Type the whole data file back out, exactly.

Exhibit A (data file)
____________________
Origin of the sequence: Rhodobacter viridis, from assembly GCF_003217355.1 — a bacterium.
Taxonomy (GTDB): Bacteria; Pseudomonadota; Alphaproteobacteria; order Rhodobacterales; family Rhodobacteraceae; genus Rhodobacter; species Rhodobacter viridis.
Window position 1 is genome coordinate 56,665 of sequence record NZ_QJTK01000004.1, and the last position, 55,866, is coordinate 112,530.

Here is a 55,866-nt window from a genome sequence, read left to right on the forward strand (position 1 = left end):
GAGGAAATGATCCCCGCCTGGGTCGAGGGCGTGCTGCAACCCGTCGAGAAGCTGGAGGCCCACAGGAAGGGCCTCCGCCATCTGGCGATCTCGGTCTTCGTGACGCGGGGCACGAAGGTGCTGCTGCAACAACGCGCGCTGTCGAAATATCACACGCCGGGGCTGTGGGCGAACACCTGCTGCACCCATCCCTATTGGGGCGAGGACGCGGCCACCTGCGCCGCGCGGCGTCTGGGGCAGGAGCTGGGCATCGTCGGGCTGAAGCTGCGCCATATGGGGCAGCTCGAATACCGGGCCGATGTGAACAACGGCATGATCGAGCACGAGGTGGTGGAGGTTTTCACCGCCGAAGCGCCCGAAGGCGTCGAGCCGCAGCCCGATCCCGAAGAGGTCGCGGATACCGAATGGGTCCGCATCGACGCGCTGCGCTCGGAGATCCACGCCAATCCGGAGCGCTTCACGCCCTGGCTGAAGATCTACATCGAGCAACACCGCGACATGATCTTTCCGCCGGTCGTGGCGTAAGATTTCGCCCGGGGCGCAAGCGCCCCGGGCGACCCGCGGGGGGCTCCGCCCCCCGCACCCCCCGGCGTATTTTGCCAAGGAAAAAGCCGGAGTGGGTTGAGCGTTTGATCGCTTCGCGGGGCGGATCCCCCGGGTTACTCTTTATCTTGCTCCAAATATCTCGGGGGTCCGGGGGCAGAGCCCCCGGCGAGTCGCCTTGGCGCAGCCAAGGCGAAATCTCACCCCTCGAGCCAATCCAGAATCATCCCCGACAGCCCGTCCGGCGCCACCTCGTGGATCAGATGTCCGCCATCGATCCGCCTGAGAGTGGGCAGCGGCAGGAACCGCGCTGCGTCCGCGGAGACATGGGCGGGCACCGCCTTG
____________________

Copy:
Origin of the sequence: Rhodobacter viridis, from assembly GCF_003217355.1 — a bacterium.
Taxonomy (GTDB): Bacteria; Pseudomonadota; Alphaproteobacteria; order Rhodobacterales; family Rhodobacteraceae; genus Rhodobacter; species Rhodobacter viridis.
Window position 1 is genome coordinate 56,665 of sequence record NZ_QJTK01000004.1, and the last position, 55,866, is coordinate 112,530.

Here is a 55,866-nt window from a genome sequence, read left to right on the forward strand (position 1 = left end):
GAGGAAATGATCCCCGCCTGGGTCGAGGGCGTGCTGCAACCCGTCGAGAAGCTGGAGGCCCACAGGAAGGGCCTCCGCCATCTGGCGATCTCGGTCTTCGTGACGCGGGGCACGAAGGTGCTGCTGCAACAACGCGCGCTGTCGAAATATCACACGCCGGGGCTGTGGGCGAACACCTGCTGCACCCATCCCTATTGGGGCGAGGACGCGGCCACCTGCGCCGCGCGGCGTCTGGGGCAGGAGCTGGGCATCGTCGGGCTGAAGCTGCGCCATATGGGGCAGCTCGAATACCGGGCCGATGTGAACAACGGCATGATCGAGCACGAGGTGGTGGAGGTTTTCACCGCCGAAGCGCCCGAAGGCGTCGAGCCGCAGCCCGATCCCGAAGAGGTCGCGGATACCGAATGGGTCCGCATCGACGCGCTGCGCTCGGAGATCCACGCCAATCCGGAGCGCTTCACGCCCTGGCTGAAGATCTACATCGAGCAACACCGCGACATGATCTTTCCGCCGGTCGTGGCGTAAGATTTCGCCCGGGGCGCAAGCGCCCCGGGCGACCCGCGGGGGGCTCCGCCCCCCGCACCCCCCGGCGTATTTTGCCAAGGAAAAAGCCGGAGTGGGTTGAGCGTTTGATCGCTTCGCGGGGCGGATCCCCCGGGTTACTCTTTATCTTGCTCCAAATATCTCGGGGGTCCGGGGGCAGAGCCCCCGGCGAGTCGCCTTGGCGCAGCCAAGGCGAAATCTCACCCCTCGAGCCAATCCAGAATCATCCCCGACAGCCCGTCCGGCGCCACCTCGTGGATCAGATGTCCGCCATCGATCCGCCTGAGAGTGGGCAGCGGCAGGAACCGCGCTGCGTCCGCGGAGACATGGGCGGGCACCGCCTTG